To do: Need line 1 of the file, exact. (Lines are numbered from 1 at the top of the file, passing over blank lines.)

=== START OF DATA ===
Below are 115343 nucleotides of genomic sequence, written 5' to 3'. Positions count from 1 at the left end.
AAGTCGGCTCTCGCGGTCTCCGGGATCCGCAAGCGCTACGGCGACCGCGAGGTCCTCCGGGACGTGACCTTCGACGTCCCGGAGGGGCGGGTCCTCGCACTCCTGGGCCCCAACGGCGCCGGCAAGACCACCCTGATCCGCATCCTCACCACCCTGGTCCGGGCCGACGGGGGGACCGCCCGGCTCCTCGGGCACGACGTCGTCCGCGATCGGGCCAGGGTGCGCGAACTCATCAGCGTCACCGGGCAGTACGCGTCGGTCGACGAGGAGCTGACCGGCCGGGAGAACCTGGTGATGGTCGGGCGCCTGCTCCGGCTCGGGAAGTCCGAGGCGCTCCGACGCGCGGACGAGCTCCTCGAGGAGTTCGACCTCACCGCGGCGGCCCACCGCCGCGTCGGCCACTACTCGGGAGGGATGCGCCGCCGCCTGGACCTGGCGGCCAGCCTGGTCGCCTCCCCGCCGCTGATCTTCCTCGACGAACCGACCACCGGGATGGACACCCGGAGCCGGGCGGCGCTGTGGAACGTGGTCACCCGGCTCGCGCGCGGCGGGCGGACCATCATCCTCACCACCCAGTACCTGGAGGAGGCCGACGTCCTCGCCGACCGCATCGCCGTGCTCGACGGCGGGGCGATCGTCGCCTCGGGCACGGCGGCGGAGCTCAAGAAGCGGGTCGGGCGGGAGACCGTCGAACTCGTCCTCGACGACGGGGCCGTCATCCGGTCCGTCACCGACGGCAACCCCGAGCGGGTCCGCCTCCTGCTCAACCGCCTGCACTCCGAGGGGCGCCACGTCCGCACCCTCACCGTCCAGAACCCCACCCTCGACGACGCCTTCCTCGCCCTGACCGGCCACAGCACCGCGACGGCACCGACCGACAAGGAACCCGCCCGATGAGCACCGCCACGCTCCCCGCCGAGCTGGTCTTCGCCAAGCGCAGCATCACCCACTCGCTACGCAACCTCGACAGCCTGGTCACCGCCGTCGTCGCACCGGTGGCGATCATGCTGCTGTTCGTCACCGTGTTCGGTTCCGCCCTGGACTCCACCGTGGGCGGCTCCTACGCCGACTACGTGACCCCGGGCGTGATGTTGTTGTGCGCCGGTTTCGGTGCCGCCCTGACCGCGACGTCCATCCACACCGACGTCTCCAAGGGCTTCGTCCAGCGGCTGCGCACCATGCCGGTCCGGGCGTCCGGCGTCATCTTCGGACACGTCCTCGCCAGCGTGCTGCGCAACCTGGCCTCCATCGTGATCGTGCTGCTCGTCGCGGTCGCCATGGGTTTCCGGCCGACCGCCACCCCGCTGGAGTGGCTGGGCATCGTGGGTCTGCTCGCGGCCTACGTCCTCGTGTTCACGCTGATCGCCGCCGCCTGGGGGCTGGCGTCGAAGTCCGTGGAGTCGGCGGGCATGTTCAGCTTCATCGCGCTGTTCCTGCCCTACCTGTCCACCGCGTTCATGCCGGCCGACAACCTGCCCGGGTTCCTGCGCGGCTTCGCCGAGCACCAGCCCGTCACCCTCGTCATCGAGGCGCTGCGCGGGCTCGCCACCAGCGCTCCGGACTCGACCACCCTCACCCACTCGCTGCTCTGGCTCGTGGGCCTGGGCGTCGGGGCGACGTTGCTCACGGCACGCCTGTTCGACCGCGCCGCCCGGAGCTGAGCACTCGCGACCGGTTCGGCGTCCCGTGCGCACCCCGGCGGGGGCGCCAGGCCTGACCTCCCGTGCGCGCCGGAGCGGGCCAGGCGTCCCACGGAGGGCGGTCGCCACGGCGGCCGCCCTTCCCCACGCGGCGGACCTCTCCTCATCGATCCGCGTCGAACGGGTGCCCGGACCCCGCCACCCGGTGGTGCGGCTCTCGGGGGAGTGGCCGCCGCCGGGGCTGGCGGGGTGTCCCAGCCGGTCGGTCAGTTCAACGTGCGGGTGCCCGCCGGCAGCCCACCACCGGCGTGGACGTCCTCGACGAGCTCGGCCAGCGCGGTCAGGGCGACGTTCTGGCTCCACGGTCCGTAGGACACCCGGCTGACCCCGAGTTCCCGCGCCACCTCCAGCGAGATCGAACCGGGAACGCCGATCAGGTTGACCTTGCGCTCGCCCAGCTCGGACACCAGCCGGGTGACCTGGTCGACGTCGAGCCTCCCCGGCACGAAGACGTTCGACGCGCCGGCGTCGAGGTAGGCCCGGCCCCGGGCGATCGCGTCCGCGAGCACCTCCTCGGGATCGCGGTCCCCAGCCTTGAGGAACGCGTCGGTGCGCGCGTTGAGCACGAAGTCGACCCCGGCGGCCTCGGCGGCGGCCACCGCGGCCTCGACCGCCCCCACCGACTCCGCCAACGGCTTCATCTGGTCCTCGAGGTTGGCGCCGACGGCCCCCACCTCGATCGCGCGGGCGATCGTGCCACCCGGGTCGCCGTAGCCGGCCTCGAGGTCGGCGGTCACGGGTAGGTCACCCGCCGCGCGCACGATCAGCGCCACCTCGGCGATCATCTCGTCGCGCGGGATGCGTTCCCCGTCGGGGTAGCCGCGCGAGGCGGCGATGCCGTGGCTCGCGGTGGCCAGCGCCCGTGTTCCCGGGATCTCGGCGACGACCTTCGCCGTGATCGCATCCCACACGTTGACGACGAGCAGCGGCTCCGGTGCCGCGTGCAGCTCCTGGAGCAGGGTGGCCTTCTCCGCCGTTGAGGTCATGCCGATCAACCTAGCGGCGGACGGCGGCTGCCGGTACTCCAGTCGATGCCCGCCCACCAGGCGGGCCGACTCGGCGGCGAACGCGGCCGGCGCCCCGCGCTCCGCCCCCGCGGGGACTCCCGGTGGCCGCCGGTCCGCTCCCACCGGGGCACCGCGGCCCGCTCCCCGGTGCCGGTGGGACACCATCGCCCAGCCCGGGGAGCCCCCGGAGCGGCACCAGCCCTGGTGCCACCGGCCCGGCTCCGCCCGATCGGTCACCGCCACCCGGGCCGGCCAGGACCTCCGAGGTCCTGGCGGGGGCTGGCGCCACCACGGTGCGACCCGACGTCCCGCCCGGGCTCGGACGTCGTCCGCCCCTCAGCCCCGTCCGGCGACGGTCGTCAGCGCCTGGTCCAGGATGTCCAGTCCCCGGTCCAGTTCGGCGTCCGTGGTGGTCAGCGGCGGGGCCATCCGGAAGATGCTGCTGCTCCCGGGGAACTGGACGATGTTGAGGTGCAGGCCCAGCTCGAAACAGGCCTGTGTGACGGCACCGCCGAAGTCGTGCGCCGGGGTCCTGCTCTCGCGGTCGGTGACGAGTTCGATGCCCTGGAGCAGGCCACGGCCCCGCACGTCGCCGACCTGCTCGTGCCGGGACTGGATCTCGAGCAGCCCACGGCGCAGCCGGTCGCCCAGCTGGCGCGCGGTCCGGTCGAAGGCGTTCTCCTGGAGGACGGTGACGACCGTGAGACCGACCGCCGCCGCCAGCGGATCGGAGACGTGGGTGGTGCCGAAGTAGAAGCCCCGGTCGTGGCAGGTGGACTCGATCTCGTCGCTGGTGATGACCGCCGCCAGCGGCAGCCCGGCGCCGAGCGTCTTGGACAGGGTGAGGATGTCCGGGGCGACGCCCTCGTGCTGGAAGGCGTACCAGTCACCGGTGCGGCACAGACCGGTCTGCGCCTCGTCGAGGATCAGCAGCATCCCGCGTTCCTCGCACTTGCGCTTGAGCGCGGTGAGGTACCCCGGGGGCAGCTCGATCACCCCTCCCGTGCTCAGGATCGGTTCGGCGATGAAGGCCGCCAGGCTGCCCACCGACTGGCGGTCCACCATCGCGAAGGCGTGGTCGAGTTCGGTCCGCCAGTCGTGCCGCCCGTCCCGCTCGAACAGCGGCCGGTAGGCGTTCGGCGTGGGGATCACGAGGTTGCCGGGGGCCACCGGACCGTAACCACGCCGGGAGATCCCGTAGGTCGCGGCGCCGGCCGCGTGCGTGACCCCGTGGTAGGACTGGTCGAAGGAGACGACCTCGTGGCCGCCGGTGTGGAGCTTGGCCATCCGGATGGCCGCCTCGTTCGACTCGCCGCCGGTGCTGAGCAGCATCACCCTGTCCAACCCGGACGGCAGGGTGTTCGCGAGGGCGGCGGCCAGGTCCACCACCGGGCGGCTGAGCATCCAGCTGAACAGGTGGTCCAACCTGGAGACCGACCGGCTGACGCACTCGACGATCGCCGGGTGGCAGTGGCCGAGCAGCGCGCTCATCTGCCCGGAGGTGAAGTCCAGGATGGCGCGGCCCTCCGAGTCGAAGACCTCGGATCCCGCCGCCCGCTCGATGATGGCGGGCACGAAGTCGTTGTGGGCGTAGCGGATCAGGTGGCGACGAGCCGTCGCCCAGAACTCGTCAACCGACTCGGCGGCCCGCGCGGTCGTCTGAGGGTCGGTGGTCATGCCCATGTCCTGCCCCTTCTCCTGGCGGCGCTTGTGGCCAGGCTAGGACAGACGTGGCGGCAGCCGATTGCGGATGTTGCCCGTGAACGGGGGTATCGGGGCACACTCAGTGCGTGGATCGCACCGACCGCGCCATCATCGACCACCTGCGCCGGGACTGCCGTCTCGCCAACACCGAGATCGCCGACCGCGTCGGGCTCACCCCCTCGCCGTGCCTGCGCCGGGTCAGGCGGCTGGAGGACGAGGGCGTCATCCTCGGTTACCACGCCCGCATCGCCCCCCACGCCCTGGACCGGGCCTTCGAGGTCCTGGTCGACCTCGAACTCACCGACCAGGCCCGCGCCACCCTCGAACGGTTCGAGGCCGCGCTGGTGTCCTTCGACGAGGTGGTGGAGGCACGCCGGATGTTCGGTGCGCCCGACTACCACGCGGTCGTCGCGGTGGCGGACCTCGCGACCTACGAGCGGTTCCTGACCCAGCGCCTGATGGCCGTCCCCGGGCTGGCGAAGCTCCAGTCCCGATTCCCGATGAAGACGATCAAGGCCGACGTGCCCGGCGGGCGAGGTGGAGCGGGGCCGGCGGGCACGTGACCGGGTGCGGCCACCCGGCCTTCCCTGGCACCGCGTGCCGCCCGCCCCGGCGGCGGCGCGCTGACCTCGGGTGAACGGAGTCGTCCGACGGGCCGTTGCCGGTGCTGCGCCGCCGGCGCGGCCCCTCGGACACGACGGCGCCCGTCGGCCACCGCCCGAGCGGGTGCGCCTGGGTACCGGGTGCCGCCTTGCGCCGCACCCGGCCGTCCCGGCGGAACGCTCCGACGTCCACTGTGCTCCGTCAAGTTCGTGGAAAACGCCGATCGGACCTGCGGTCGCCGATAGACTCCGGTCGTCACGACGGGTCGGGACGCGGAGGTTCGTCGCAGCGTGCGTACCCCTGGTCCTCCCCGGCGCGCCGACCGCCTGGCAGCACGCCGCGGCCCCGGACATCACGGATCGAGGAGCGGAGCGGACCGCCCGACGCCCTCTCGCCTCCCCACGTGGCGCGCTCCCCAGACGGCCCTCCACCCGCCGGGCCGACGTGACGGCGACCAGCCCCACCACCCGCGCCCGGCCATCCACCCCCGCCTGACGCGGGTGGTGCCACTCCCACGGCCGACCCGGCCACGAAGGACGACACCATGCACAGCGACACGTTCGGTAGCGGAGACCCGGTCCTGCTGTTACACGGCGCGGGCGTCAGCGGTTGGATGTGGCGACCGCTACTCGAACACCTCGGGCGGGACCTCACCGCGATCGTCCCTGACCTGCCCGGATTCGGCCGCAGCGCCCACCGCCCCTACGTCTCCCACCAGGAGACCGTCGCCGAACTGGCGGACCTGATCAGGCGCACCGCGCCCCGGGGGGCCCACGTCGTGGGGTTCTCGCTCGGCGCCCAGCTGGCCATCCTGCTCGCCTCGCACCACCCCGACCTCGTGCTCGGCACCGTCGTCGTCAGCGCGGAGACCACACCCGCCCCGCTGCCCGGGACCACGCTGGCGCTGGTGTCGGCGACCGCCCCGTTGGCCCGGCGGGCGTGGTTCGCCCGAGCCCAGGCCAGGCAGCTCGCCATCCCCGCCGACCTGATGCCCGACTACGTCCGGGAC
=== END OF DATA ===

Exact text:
Below are 115343 nucleotides of genomic sequence, written 5' to 3'. Positions count from 1 at the left end.